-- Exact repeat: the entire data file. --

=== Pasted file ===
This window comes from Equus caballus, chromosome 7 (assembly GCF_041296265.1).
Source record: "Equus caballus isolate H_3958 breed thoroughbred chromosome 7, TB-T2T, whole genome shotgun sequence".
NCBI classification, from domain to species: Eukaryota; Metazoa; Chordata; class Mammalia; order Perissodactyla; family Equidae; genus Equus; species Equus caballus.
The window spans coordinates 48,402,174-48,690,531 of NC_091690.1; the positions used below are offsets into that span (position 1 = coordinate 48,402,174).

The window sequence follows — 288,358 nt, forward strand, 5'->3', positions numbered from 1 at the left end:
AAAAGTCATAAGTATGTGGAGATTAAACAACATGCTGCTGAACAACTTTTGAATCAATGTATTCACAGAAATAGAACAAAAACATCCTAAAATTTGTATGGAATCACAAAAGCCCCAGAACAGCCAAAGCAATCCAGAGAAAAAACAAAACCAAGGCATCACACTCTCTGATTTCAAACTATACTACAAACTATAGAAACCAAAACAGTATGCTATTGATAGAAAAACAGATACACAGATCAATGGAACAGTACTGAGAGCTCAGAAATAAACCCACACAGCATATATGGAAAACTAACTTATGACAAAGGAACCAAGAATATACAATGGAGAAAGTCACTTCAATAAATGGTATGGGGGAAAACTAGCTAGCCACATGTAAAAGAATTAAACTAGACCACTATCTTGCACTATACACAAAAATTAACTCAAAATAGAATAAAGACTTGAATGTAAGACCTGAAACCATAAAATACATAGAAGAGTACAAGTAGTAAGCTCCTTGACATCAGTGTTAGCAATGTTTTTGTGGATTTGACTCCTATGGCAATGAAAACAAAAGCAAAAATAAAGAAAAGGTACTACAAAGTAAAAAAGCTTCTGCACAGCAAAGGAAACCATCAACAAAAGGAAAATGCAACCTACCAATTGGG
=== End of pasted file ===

This window comes from Equus caballus, chromosome 7 (assembly GCF_041296265.1).
Source record: "Equus caballus isolate H_3958 breed thoroughbred chromosome 7, TB-T2T, whole genome shotgun sequence".
NCBI classification, from domain to species: Eukaryota; Metazoa; Chordata; class Mammalia; order Perissodactyla; family Equidae; genus Equus; species Equus caballus.
The window spans coordinates 48,402,174-48,690,531 of NC_091690.1; the positions used below are offsets into that span (position 1 = coordinate 48,402,174).

The window sequence follows — 288,358 nt, forward strand, 5'->3', positions numbered from 1 at the left end:
AAAAGTCATAAGTATGTGGAGATTAAACAACATGCTGCTGAACAACTTTTGAATCAATGTATTCACAGAAATAGAACAAAAACATCCTAAAATTTGTATGGAATCACAAAAGCCCCAGAACAGCCAAAGCAATCCAGAGAAAAAACAAAACCAAGGCATCACACTCTCTGATTTCAAACTATACTACAAACTATAGAAACCAAAACAGTATGCTATTGATAGAAAAACAGATACACAGATCAATGGAACAGTACTGAGAGCTCAGAAATAAACCCACACAGCATATATGGAAAACTAACTTATGACAAAGGAACCAAGAATATACAATGGAGAAAGTCACTTCAATAAATGGTATGGGGGAAAACTAGCTAGCCACATGTAAAAGAATTAAACTAGACCACTATCTTGCACTATACACAAAAATTAACTCAAAATAGAATAAAGACTTGAATGTAAGACCTGAAACCATAAAATACATAGAAGAGTACAAGTAGTAAGCTCCTTGACATCAGTGTTAGCAATGTTTTTGTGGATTTGACTCCTATGGCAATGAAAACAAAAGCAAAAATAAAGAAAAGGTACTACAAAGTAAAAAAGCTTCTGCACAGCAAAGGAAACCATCAACAAAAGGAAAATGCAACCTACCAATTGGG